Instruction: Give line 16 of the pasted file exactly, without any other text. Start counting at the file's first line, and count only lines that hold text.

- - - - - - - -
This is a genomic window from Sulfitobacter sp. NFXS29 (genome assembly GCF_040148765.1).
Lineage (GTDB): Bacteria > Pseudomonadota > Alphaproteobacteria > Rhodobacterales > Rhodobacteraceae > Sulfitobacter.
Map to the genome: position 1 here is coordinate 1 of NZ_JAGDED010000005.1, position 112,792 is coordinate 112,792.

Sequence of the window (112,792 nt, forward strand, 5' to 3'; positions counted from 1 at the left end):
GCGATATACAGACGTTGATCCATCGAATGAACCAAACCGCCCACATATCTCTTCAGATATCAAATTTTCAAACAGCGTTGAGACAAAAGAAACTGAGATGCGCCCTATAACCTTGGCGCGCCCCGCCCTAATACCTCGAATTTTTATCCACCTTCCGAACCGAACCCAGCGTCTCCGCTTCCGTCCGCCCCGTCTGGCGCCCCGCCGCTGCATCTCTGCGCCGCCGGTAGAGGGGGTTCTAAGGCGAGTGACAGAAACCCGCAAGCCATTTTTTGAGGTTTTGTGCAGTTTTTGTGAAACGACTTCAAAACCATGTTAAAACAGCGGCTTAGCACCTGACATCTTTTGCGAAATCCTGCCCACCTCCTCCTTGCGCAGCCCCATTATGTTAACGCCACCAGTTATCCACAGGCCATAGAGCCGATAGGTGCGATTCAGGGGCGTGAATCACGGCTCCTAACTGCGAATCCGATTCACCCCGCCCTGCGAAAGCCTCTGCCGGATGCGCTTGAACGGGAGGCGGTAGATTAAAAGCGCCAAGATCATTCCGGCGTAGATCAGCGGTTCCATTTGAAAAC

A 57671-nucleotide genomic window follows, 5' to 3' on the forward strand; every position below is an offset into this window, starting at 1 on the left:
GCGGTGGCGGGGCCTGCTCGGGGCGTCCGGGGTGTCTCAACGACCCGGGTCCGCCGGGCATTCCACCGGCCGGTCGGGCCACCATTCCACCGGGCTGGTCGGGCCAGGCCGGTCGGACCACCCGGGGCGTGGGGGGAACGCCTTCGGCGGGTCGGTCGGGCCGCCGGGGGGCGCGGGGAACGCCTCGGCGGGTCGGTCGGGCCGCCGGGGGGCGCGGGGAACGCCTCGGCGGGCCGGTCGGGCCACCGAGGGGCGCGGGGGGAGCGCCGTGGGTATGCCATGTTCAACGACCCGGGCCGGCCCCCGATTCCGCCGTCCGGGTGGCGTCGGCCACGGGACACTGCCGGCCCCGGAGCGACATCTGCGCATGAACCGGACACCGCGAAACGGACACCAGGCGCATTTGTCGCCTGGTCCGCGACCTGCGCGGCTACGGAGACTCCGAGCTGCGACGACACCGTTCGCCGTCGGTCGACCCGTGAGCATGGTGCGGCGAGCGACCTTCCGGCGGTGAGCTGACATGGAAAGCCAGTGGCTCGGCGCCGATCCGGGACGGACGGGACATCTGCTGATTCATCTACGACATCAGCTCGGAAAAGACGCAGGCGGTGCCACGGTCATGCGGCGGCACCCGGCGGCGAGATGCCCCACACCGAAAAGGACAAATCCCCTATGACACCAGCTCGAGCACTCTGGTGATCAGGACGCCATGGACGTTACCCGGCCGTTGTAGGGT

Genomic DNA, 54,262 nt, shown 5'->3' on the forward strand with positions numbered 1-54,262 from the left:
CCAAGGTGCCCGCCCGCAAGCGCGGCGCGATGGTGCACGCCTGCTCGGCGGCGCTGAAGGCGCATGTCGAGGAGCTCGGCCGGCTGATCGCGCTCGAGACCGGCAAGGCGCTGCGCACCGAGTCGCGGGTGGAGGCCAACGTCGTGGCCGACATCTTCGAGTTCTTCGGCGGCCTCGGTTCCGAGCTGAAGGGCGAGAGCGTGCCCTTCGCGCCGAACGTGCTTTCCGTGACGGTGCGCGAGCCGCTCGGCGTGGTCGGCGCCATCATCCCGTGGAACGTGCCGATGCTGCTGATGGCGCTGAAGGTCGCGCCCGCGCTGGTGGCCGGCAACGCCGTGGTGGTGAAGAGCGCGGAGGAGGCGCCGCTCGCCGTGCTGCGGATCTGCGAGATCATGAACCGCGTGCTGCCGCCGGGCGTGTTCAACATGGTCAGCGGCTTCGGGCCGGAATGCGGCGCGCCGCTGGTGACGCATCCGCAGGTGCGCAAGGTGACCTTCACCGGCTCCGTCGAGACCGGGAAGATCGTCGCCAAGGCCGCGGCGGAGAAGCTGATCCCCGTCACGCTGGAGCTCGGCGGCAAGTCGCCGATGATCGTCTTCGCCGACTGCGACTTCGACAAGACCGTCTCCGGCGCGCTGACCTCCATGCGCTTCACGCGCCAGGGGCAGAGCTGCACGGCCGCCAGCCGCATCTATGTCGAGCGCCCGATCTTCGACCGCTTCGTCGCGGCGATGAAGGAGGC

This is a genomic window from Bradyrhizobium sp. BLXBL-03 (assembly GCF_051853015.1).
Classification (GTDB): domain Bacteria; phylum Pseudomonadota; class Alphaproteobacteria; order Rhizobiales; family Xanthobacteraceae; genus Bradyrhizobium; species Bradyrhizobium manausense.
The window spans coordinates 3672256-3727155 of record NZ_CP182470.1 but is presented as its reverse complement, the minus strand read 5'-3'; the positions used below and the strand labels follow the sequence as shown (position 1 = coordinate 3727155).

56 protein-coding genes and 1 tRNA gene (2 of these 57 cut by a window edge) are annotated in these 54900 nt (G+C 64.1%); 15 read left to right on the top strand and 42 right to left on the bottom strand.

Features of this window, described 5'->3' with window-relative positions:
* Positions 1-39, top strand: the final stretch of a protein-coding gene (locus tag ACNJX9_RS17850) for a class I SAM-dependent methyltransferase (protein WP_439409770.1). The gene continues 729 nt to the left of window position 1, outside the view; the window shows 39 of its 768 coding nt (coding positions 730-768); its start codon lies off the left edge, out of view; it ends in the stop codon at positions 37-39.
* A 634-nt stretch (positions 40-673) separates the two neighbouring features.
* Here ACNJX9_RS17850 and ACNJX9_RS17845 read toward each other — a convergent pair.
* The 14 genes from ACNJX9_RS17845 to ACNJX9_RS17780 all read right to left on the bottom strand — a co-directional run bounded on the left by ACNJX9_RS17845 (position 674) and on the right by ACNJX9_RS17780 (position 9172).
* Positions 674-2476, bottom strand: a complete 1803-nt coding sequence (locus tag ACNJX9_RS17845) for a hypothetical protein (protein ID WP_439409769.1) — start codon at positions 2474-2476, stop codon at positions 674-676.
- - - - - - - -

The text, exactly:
* A 634-nt stretch (positions 40-673) separates the two neighbouring features.